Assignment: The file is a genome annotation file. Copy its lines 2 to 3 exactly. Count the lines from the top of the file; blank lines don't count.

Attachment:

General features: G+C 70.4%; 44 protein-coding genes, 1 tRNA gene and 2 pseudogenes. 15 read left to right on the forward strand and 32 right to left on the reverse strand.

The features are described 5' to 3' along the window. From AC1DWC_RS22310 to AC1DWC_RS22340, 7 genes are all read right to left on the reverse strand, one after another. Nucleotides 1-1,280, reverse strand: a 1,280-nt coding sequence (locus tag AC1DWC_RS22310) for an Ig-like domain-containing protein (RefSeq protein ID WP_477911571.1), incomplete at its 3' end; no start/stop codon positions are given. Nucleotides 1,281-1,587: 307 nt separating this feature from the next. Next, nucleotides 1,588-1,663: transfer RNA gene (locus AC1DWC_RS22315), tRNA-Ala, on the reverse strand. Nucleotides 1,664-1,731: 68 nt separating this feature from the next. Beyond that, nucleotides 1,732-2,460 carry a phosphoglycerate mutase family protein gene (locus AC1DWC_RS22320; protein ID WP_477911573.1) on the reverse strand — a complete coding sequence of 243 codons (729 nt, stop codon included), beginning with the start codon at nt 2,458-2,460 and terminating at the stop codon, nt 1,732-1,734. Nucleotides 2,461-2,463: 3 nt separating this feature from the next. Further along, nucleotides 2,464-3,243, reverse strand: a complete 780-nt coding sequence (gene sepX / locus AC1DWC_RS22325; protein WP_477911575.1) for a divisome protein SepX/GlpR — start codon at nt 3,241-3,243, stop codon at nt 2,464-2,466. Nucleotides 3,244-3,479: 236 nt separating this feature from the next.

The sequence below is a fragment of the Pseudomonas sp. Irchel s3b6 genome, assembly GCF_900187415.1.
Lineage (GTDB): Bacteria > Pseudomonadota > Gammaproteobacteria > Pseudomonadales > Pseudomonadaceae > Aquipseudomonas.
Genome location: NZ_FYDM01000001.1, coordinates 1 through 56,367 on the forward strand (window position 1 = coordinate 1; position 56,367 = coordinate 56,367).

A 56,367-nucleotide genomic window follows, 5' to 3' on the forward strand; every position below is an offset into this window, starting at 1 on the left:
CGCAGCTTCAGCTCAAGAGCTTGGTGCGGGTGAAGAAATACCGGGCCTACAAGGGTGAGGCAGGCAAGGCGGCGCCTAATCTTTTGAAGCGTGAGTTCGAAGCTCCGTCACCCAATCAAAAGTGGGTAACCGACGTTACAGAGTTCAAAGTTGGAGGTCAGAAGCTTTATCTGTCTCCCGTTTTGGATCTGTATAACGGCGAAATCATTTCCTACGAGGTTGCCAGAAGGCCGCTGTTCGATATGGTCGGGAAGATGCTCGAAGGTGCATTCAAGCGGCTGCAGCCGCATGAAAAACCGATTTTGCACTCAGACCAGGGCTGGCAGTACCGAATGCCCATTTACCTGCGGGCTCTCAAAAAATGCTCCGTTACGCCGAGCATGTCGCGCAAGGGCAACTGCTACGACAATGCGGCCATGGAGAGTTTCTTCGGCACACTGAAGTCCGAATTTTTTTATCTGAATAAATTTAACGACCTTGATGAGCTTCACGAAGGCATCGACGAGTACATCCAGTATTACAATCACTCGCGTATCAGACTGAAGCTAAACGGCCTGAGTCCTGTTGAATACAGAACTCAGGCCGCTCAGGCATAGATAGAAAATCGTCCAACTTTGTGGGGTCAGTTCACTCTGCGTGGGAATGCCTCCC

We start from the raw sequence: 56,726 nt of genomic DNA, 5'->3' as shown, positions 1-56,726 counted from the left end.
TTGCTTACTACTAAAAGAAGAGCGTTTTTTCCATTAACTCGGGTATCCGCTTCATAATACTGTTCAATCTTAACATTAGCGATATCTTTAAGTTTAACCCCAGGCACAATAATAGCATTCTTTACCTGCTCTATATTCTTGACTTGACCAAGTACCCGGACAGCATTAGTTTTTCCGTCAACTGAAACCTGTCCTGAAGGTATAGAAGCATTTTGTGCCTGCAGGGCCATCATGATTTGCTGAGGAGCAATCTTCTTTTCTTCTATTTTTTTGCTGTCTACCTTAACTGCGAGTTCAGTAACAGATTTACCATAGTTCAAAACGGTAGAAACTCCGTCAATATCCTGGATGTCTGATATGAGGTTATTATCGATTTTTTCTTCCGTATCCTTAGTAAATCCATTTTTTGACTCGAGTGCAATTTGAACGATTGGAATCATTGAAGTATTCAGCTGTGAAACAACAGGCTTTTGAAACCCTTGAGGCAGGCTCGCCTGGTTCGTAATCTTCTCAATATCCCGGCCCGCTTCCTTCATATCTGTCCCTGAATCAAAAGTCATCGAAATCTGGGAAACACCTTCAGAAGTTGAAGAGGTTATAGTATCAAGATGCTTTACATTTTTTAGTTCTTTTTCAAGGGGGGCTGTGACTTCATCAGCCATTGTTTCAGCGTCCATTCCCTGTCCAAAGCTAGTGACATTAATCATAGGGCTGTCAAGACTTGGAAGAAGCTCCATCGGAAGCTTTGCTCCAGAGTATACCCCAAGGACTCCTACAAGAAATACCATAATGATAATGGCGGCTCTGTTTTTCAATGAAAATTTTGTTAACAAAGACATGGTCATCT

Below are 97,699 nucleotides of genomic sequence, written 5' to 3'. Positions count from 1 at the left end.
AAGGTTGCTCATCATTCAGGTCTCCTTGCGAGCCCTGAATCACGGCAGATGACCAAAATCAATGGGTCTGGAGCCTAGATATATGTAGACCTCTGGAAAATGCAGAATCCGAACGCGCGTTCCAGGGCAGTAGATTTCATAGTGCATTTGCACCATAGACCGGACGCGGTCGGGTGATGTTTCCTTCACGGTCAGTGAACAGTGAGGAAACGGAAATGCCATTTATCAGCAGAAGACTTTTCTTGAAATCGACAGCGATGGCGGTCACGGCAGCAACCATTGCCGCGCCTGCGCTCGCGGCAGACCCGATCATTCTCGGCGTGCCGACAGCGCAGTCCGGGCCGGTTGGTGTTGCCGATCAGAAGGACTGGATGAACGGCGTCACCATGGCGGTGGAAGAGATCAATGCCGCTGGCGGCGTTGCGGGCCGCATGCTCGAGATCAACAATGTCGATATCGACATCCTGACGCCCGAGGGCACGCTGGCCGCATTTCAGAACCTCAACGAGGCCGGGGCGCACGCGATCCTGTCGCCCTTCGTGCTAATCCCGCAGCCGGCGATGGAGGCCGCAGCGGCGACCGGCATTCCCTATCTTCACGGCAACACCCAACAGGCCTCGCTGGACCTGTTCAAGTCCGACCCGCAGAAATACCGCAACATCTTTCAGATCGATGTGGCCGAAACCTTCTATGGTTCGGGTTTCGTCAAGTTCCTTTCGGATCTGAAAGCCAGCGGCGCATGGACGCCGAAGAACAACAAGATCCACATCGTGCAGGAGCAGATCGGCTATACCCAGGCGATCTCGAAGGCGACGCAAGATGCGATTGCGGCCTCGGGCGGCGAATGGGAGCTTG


The features are described 5' to 3' along the window. From AC1DWC_RS22310 to AC1DWC_RS22340, 7 genes are all read right to left on the reverse strand, one after another. Nucleotides 1-1,280, reverse strand: a 1,280-nt coding sequence (locus tag AC1DWC_RS22310) for an Ig-like domain-containing protein (RefSeq protein ID WP_477911571.1), incomplete at its 3' end; no start/stop codon positions are given. Nucleotides 1,281-1,587: 307 nt separating this feature from the next. Next, nucleotides 1,588-1,663: transfer RNA gene (locus AC1DWC_RS22315), tRNA-Ala, on the reverse strand. Nucleotides 1,664-1,731: 68 nt separating this feature from the next. Beyond that, nucleotides 1,732-2,460 carry a phosphoglycerate mutase family protein gene (locus AC1DWC_RS22320; protein ID WP_477911573.1) on the reverse strand — a complete coding sequence of 243 codons (729 nt, stop codon included), beginning with the start codon at nt 2,458-2,460 and terminating at the stop codon, nt 1,732-1,734. Nucleotides 2,461-2,463: 3 nt separating this feature from the next. Further along, nucleotides 2,464-3,243, reverse strand: a complete 780-nt coding sequence (gene sepX / locus AC1DWC_RS22325; protein WP_477911575.1) for a divisome protein SepX/GlpR — start codon at nt 3,241-3,243, stop codon at nt 2,464-2,466. Nucleotides 3,244-3,479: 236 nt separating this feature from the next.

The sequence below is a fragment of the Pseudomonas sp. Irchel s3b6 genome, assembly GCF_900187415.1.